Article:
For those who remember Monogram, the emblem atop the catalog’s first page (where appears the company’s 1/24 “Phantom Huey”) – showing a modeller holding a 1/48 P-38 Lightning, alongside the text “MONOGRAM – quality hobby kits” – is quite significant.  Just a few years later (I think in the early 1970s) the company was acquired by Mattel.  Monogram’s distinctive emblem disappeared forever.  Fortunately, in the late 1970s the company underwent a tremendous revival, in terms of the scope and particularly the physical size of its models, the latter especially through the release of 1/48 kits of WW II American medium and heavy bombers (B-17G, B-24H, B-25G and J, B-26B, and B-29) of the Second World War.

As for myself, years ago, even before that time, I acquired and built each the 1/48 kits shown in this catalog (at least once…) as well as the company’s “Combat Models”, and a few other kits, in 1/72 and “various” scales.  Of all, my favorites were – and will always remain – the company’s P-38J / P-38L Lightning, OS2U-3 Kingfisher, and P-51B Mustang.  The 1/48 Lunar Module (not featured here) was also a superb kit, of an obviously different sort, commemorating another, much grander, and meaningful moment in time…

So, enjoy this glimpse of the past, from the past.

Monogram 1969 Pocket Hobby Catalog 1 Monogram 1969 Pocket Hobby Catalog 2 Monogram 1969 Pocket Hobby Catalog 3 Monogram 1969 Pocket Hobby Catalog 4

Models from Monogram I: The Design and Manufacture of Plastic Model Kits in the 1970s

Years ago, I wrote to Monogram Models, in Morton Grove, Illinois, asking for information about the design and manufacture of plastic model kits.  I was hoping that Monogram possessed “in house” literature and promotional material, with a specific focus on the creation of models of military aircraft, and, military (armored and “soft-skin”) vehicles.  Of particular interest was the “origin” – as it were – of such kits as Monogram’s 1/48 P-38 Lightning or P-39 Airacobra, which, in terms of quality, detail, and options, embodied major advances over plastic kits produced only a few years before, whether by Monogram itself or its competitors.  

Monogram’s customer relations department soon replied, sending me a reprint of an article from – to my surprise and disappointment – Old Cars magazine.  (“? – !”)  Rather consistent with its title, the article covered the creation of car kits, rather than models of planes, tanks, warships, or spacecraft.  (“Let down!”)

Though my curiosity wasn’t satisfied – at least directly – the reprint I received was nonetheless interesting, for its description of the design and manufacture of model cars was equally and entirely relevant to the creation of plastic kits of other genres.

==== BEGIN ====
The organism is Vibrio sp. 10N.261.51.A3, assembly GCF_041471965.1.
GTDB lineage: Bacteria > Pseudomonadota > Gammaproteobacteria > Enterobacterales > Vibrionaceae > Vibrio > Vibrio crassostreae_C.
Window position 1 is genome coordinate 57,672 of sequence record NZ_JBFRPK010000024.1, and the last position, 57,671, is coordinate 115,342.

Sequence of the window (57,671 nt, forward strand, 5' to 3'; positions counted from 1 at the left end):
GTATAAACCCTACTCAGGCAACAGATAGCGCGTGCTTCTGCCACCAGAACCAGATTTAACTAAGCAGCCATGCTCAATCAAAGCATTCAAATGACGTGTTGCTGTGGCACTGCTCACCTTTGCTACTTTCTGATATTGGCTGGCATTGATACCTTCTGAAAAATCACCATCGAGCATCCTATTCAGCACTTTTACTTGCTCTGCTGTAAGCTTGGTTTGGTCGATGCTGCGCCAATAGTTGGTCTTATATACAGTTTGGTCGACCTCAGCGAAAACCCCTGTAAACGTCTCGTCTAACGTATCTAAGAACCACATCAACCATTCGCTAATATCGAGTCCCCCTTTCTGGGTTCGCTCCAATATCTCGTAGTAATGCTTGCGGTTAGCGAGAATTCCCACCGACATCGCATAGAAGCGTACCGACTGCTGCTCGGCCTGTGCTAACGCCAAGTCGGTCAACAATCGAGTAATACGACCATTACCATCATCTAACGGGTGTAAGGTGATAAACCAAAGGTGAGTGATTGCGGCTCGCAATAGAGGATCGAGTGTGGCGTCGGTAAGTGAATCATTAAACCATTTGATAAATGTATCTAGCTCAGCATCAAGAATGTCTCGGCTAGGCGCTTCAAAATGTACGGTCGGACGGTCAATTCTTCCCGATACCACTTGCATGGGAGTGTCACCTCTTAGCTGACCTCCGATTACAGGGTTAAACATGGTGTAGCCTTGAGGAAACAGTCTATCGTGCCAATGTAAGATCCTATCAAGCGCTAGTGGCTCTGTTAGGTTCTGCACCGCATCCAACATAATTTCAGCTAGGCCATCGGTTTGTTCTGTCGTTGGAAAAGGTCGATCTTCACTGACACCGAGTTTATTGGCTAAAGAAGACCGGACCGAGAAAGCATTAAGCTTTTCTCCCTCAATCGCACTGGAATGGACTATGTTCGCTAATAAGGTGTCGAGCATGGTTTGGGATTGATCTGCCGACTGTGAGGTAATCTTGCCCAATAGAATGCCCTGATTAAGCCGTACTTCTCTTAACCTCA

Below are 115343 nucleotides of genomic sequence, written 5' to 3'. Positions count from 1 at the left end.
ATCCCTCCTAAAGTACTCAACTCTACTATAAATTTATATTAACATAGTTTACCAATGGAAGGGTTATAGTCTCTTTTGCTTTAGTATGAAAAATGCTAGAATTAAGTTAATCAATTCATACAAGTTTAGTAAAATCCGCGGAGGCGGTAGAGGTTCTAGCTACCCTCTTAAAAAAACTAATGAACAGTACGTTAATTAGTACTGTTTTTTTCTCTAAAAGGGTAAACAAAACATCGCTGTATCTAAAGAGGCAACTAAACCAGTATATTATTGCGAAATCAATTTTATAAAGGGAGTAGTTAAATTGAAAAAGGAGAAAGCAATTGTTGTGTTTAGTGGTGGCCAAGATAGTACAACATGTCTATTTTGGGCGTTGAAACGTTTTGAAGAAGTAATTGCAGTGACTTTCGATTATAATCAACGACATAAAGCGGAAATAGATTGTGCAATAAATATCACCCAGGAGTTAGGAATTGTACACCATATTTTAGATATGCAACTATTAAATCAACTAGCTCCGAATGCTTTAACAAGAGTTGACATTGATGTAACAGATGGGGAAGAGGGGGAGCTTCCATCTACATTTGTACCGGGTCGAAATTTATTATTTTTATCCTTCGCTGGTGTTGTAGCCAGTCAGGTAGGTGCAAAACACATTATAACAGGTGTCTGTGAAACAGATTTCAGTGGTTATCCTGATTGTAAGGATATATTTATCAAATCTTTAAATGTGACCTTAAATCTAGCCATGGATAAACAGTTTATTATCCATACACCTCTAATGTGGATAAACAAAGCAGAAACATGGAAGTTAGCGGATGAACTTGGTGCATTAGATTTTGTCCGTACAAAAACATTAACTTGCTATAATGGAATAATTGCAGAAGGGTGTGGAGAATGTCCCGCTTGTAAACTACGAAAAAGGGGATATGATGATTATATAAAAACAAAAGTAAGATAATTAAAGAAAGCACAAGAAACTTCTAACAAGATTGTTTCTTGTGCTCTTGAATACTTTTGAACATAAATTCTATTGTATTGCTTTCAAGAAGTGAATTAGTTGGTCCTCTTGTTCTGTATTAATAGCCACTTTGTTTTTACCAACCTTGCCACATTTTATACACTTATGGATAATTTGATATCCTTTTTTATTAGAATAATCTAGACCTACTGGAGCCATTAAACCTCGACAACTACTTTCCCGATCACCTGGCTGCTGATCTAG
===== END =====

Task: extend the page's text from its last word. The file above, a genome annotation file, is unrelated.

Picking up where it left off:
Certainly; obviously, the world of plastic modelling has enormously changed since the 1960s and 70s.  Monogram (as well as its competitors – Revell (Venice, California), Aurora, Hawk, Renwal, and Lindberg) no longer exists, the company’s Morton Grove headquarters / manufacturing facility having been demolished years ago.  I would not be surprised if the buildings that once housed the corporate headquarters and manufacturing facilities for the other above-mentioned companies likewise remain only as memories.  Another, altogether unsurprising change:  Contemporary kits of military aircraft or automobiles – in most any scale – are no longer quite available for – ahem! – $3.50.

In that sense and spirit, the Old Cars article presented below provides a glimpse of a world that has largely – albeit not completely! – “gone by”.  


Old Cars

The Twice-Monthly Newspaper of the Hobby

April 16-30, 1974

Old Cars readers who spend many relaxing hours absorbed in building faithfully reproduced scale models of their favorite cars sometimes probably marvel at the detail and accuracy of the tiny replicas.

They didn’t get that way by accident.  The planning, tooling, and manufacturing of the little model you purchased at the local hobby shop for $3.50 or so in some cases involves as much thought, accuracy, and time as their full-sized counterparts.

That’s what we found out when we recently visited one of the nation’s largest model manufacturers, Monogram, in Morton Grove, Ill.

Except for being locked into the styling of the car as it was produced, the production of a model takes on many of the overtones of an auto manufacturer planning a new car.  In the case of a scale model classic or antique car, the vehicle is decided upon and the real article located to serve as a model for the model. Monogram design people are dispatched for an extensive photo session with the car, then return to the workshop where a prototype is hand-built.

Once the prototype is completed, there are discussions on the feasibility of marketing the model.  If it gets the nod, three-view drawings of the car are carefully rendered and cost estimates for production are submitted.  Then it’s go or no-go, based on what total production costs will be. Like we said earlier, it has all the overtones of Detroit planning a new car.